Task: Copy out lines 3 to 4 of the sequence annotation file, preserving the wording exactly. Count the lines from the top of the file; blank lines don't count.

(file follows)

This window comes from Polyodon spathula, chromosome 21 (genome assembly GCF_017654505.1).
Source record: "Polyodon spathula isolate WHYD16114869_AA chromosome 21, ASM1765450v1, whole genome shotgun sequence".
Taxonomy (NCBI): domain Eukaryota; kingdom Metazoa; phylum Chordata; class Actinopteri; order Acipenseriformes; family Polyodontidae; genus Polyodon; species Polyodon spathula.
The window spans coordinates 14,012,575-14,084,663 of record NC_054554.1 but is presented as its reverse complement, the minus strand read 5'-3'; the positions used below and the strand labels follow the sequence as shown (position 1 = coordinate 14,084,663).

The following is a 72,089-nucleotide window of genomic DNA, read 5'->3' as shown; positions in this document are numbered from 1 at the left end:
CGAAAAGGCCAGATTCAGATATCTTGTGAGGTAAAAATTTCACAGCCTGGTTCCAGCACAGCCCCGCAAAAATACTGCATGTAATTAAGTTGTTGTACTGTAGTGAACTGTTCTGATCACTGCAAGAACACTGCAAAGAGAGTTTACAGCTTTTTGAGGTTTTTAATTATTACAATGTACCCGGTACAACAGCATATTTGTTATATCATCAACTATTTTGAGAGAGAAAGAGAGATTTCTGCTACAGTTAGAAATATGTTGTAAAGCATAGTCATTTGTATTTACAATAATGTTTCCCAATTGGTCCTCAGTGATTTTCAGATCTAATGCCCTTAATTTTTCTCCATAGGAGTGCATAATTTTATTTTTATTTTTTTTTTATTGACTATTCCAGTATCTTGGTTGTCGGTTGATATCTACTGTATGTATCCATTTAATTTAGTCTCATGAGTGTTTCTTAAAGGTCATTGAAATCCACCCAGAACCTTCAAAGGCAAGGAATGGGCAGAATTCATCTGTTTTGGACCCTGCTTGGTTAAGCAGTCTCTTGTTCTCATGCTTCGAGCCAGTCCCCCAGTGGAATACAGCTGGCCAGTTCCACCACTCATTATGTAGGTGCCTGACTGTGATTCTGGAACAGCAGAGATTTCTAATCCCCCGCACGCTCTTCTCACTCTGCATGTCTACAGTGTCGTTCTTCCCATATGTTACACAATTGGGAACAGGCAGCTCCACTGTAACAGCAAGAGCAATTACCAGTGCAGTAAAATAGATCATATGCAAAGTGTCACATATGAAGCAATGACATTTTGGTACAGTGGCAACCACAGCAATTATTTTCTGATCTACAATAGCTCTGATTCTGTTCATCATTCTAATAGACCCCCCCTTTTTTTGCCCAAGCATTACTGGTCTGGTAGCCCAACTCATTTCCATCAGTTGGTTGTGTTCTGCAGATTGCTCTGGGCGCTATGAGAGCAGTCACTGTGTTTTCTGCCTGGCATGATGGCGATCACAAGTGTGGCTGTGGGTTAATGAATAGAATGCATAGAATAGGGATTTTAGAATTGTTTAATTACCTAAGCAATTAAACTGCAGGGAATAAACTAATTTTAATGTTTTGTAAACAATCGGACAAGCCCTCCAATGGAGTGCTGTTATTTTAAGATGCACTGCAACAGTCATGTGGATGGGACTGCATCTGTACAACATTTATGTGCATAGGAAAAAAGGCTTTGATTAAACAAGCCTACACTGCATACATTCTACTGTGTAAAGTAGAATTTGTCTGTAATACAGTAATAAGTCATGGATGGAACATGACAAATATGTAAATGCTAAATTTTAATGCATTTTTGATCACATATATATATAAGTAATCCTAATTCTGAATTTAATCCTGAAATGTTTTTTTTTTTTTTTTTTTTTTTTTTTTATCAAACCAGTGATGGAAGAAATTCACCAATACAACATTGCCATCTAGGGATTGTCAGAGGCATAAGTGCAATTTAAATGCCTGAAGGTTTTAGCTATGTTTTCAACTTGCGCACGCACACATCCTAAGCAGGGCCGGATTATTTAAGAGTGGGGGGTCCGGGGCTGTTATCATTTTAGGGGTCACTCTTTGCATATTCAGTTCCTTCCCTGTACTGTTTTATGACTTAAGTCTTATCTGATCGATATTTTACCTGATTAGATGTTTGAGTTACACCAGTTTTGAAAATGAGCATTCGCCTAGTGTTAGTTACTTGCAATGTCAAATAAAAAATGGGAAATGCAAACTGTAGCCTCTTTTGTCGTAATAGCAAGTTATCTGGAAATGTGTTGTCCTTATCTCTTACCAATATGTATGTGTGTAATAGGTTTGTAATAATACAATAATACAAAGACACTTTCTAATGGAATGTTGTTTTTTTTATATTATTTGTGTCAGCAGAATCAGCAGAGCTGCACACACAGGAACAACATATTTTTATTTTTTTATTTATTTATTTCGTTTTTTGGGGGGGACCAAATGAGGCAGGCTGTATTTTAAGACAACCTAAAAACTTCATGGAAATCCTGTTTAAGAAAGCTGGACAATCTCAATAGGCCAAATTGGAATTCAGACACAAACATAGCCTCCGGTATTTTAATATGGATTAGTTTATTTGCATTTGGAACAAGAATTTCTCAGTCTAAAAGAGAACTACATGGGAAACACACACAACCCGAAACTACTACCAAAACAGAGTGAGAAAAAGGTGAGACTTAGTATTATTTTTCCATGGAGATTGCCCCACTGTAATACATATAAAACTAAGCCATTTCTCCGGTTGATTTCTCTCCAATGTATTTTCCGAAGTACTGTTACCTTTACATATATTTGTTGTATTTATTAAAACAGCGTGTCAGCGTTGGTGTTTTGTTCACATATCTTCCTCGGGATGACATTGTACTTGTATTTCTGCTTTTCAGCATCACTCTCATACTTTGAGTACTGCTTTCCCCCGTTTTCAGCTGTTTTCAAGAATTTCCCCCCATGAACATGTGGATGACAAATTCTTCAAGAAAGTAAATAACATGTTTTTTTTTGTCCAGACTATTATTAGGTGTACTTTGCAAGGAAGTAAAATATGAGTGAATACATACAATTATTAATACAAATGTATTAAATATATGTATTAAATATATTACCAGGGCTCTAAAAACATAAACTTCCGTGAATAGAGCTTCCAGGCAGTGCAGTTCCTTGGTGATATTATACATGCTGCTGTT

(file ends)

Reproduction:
Taxonomy (NCBI): domain Eukaryota; kingdom Metazoa; phylum Chordata; class Actinopteri; order Acipenseriformes; family Polyodontidae; genus Polyodon; species Polyodon spathula.
The window spans coordinates 14,012,575-14,084,663 of record NC_054554.1 but is presented as its reverse complement, the minus strand read 5'-3'; the positions used below and the strand labels follow the sequence as shown (position 1 = coordinate 14,084,663).